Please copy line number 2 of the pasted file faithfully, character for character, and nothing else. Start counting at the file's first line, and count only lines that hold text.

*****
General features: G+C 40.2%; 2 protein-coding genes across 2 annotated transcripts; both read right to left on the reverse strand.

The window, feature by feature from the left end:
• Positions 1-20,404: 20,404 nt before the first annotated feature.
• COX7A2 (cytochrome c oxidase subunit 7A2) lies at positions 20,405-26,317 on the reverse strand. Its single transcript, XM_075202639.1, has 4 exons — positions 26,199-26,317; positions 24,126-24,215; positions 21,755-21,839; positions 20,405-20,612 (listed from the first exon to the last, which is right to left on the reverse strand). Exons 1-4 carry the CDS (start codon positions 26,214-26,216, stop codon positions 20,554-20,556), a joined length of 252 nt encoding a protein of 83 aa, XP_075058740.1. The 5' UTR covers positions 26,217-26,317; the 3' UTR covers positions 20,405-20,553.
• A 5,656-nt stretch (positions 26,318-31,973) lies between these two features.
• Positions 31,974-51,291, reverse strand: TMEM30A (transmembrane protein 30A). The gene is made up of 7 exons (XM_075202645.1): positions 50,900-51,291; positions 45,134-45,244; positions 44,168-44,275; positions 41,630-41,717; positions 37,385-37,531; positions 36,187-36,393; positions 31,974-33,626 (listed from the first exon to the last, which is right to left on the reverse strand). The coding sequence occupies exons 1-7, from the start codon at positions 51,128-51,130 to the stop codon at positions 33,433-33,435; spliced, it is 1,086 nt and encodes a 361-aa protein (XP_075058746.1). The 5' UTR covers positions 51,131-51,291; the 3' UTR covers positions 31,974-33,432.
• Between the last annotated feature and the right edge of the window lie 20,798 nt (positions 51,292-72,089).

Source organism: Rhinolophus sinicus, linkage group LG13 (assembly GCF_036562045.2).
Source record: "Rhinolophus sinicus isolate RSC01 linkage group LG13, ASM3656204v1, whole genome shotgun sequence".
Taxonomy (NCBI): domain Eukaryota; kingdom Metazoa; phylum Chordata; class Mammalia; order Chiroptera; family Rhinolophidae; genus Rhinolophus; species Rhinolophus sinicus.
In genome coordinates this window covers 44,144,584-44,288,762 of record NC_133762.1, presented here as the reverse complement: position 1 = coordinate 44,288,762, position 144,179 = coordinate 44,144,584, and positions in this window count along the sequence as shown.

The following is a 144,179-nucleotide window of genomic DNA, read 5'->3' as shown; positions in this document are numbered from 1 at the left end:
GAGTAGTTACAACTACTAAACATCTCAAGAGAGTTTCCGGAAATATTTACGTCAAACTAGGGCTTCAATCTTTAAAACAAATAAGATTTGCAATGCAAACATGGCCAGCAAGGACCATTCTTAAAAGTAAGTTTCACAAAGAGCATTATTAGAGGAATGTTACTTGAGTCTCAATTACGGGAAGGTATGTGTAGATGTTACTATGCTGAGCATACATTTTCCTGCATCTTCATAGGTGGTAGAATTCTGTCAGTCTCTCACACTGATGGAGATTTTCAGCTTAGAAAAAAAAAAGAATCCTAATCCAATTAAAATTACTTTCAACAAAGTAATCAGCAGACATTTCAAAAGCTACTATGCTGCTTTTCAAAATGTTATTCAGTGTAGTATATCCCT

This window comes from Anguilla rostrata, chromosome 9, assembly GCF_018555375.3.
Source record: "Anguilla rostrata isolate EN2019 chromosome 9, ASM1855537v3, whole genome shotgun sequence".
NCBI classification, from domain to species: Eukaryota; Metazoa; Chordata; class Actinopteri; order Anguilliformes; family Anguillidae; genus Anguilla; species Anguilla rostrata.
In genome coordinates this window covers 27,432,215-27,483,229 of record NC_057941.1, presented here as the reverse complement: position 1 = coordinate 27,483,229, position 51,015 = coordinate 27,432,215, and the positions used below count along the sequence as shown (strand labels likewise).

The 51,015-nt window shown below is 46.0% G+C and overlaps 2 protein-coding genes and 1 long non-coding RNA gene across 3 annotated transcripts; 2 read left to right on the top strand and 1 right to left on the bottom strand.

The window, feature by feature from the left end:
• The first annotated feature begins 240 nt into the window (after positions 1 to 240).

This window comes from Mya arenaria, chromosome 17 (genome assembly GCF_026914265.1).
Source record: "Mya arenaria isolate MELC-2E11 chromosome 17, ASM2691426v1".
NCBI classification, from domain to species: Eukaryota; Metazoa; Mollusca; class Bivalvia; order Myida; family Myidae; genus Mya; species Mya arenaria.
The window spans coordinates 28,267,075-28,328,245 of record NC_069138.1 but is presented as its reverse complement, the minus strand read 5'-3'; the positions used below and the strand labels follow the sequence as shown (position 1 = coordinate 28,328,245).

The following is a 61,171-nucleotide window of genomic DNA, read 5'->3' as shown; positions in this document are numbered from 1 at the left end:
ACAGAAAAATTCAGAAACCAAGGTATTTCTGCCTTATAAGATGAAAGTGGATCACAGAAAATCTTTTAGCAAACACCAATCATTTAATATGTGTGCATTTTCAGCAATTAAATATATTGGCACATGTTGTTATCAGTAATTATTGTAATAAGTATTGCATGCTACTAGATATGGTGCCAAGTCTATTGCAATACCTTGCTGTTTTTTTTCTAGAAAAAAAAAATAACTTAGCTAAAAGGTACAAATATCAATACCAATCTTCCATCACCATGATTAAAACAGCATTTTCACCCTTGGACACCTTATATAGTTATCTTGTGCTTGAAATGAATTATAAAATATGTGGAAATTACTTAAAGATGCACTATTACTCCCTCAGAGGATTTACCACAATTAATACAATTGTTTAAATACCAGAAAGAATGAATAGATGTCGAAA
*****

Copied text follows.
The window, feature by feature from the left end: